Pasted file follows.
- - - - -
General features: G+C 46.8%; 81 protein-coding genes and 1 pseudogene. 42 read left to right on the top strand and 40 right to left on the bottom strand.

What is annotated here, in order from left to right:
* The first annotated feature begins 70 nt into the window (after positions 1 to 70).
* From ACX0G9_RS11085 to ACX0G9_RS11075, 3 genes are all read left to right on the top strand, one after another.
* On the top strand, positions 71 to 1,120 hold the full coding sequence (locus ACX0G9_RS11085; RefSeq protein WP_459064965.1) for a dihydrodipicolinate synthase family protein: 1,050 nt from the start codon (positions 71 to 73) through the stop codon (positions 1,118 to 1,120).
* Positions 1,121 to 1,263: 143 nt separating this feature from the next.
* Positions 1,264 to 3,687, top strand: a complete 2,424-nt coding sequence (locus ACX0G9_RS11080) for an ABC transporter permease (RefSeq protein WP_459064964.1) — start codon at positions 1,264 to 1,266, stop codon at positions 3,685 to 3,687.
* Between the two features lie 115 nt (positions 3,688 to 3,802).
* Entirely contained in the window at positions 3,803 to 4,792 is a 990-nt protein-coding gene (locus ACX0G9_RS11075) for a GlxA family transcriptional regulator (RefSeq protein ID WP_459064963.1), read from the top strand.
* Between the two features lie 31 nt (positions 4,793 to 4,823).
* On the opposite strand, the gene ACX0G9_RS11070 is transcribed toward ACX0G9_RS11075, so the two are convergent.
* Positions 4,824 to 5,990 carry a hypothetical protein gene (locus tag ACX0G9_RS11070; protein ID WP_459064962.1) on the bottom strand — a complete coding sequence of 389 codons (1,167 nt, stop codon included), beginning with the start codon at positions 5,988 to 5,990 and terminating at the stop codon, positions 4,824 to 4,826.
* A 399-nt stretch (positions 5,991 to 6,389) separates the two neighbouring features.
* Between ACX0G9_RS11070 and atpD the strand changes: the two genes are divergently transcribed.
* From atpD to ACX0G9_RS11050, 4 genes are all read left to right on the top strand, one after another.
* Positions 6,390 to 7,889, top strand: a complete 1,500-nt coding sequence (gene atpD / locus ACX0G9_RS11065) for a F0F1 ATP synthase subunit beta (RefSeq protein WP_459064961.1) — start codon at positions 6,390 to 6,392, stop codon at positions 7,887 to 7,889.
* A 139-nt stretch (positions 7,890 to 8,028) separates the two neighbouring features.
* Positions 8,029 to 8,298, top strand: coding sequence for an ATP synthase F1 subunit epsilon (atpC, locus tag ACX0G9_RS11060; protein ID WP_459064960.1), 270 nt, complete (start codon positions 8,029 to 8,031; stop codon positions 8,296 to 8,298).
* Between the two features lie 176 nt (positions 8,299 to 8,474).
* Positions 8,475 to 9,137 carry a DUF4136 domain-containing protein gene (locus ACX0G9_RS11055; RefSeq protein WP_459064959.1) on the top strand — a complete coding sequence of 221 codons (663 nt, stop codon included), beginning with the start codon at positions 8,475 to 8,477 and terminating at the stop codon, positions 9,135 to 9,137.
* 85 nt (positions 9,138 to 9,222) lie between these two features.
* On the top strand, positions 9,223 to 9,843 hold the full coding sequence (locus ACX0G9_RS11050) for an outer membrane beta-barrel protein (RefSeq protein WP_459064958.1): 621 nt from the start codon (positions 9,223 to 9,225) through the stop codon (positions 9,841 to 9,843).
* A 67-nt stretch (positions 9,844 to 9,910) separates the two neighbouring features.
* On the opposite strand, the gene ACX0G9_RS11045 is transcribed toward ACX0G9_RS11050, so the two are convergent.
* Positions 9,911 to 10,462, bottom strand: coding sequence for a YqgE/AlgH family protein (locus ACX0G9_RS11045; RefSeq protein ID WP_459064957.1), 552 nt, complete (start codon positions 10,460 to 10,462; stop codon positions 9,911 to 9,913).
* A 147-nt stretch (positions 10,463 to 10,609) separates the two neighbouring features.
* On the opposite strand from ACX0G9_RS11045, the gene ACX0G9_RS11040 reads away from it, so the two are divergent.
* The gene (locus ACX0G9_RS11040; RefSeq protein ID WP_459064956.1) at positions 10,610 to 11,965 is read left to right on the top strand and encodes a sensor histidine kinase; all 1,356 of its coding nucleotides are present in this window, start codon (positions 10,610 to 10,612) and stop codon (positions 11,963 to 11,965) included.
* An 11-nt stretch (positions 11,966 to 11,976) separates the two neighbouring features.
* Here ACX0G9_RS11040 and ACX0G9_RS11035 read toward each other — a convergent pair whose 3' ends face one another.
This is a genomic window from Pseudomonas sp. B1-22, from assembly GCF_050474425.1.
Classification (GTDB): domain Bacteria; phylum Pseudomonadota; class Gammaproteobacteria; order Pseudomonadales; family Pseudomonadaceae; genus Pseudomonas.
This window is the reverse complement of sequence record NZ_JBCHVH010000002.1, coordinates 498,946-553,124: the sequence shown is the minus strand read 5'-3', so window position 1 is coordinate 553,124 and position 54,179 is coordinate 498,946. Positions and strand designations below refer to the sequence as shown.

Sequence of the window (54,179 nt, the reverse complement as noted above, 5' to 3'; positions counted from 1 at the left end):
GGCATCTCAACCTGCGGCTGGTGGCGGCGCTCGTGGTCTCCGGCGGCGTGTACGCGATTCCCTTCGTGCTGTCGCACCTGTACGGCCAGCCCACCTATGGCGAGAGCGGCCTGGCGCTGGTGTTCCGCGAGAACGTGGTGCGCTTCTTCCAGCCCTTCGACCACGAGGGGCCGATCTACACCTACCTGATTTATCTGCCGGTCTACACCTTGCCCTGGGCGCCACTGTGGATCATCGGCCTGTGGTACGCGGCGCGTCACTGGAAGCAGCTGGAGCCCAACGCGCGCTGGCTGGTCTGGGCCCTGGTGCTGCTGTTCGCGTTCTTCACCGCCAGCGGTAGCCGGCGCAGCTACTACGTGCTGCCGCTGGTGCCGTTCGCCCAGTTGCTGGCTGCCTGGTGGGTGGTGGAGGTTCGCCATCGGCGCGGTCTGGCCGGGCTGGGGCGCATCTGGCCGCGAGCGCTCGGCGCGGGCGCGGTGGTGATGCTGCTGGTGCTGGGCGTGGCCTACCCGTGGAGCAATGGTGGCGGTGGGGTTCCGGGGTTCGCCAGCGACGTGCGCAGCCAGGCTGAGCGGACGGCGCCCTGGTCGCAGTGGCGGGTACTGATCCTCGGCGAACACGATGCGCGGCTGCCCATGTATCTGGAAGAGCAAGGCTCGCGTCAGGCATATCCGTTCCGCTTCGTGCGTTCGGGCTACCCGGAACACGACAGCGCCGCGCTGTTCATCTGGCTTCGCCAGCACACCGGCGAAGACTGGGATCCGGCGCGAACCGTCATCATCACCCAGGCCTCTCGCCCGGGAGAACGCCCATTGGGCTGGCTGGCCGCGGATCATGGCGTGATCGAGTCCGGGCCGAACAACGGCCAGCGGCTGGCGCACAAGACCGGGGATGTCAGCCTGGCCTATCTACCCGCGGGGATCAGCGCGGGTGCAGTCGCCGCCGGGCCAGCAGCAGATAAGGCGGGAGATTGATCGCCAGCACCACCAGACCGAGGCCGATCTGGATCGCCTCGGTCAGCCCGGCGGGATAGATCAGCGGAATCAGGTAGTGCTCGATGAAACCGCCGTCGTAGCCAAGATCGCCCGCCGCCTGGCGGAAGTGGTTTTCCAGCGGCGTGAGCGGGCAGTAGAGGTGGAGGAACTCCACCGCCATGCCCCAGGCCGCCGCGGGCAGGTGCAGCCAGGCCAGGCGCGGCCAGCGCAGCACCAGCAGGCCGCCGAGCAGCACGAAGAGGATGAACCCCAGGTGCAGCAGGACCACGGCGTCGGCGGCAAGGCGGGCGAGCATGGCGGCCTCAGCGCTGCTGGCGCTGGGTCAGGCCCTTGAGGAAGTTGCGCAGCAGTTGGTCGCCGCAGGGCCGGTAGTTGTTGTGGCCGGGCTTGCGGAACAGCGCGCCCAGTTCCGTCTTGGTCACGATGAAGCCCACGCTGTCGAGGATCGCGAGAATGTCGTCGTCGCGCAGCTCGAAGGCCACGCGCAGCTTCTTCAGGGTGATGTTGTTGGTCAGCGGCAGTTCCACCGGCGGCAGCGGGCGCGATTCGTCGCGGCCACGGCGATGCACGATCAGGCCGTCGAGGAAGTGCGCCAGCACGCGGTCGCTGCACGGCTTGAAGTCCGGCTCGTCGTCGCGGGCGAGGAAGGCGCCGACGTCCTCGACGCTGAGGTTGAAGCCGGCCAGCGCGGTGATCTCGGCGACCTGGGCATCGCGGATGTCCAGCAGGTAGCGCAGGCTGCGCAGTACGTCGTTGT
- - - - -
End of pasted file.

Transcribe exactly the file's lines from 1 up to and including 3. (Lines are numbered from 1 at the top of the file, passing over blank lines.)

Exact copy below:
General features: G+C 46.8%; 81 protein-coding genes and 1 pseudogene. 42 read left to right on the top strand and 40 right to left on the bottom strand.

What is annotated here, in order from left to right:
* The first annotated feature begins 70 nt into the window (after positions 1 to 70).